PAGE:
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Bubbe's Blackjack

Charting the history of old Jewish ladies' obsession with the Chinese tile game.

Mah jongg on vacation

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Mah jongg tiles

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Whimsical aprons are a must

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What's a board game without snackfood?

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Because nothing says "mah jongg time" like Latin club music.

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What is it with Jewish ladies and mah jongg? That’s the unlikely question at the heart of Project Mah Jongg, opening July 13 at the Contemporary Jewish Museum and charting the history of the Chinese tile game in the Jewish community through everyday household objects and artifacts. The curatorial hypothesis? “Mah jongg was their version of girls’ night out,” curatorial associate Jeanne Gerrity says. Here, everything a gal needs to have friends over for an evening of tile slapping and chitchatting. July 13–Oct. 28,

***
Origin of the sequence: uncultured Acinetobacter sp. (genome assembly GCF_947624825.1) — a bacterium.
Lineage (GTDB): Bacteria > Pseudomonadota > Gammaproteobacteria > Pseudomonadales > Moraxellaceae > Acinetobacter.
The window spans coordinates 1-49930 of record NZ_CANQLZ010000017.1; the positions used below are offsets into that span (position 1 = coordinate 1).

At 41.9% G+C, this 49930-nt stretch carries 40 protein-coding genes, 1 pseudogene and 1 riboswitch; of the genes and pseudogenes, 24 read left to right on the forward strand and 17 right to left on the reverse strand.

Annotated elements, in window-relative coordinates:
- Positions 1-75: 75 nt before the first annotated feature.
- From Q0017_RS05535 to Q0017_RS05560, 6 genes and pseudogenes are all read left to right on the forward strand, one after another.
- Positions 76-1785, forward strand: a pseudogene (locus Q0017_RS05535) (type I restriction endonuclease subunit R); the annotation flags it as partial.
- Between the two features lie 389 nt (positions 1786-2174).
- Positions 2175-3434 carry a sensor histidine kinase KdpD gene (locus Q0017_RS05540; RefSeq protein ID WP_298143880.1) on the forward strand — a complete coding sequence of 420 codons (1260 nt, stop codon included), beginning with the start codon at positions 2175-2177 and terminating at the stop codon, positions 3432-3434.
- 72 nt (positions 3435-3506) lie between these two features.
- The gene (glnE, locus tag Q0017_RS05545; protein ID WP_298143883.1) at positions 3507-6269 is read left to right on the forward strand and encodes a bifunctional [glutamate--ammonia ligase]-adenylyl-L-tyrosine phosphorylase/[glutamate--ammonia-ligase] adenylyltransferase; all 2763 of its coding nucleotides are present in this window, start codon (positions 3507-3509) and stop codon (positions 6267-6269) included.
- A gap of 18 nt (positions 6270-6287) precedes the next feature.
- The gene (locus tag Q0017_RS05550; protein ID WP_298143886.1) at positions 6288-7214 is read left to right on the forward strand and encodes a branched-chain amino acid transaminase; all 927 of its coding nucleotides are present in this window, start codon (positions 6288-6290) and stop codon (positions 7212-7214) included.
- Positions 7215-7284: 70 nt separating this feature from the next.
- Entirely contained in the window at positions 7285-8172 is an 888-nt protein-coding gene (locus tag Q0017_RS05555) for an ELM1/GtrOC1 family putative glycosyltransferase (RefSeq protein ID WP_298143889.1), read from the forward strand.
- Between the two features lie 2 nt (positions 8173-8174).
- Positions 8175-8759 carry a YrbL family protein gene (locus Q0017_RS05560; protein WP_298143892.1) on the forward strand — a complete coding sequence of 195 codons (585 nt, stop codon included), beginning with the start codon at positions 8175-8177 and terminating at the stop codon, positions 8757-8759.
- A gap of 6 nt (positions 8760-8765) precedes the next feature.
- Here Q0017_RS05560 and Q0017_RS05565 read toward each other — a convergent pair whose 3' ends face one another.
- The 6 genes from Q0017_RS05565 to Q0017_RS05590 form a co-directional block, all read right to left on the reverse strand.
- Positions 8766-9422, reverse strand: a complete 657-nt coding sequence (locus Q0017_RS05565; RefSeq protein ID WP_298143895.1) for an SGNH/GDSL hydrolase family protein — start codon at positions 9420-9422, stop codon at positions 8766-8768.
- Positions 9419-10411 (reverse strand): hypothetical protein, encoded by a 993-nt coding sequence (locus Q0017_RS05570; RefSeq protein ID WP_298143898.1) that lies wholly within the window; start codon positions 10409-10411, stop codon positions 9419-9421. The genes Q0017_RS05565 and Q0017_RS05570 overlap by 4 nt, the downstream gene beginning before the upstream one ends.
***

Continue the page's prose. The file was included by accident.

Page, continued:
The Attire
As hostess, you’ve got to have a whimsical apron. “It wasn’t just the game, but creating the sense of a lively evening with friends,” says Gerrity.

The Snacks
The appetizers are more Betty Crocker than kosher—think Jell-O, canned pineapple, and chop suey.

The Music
Cha Cha Cha: Live at Grossinger’s by Tito Puente is the essential soundtrack for neighborhood matches—because nothing says “mah jongg time” quite like Latin club music.

The Travel Edition
Don’t feel confined to the living room: “mah jongg was something to take on vacation and play at resorts,” Gerrity says. so take it in the pool! But be prepared to dive after a tile or two.


Originally published in the July issue of San Francisco.

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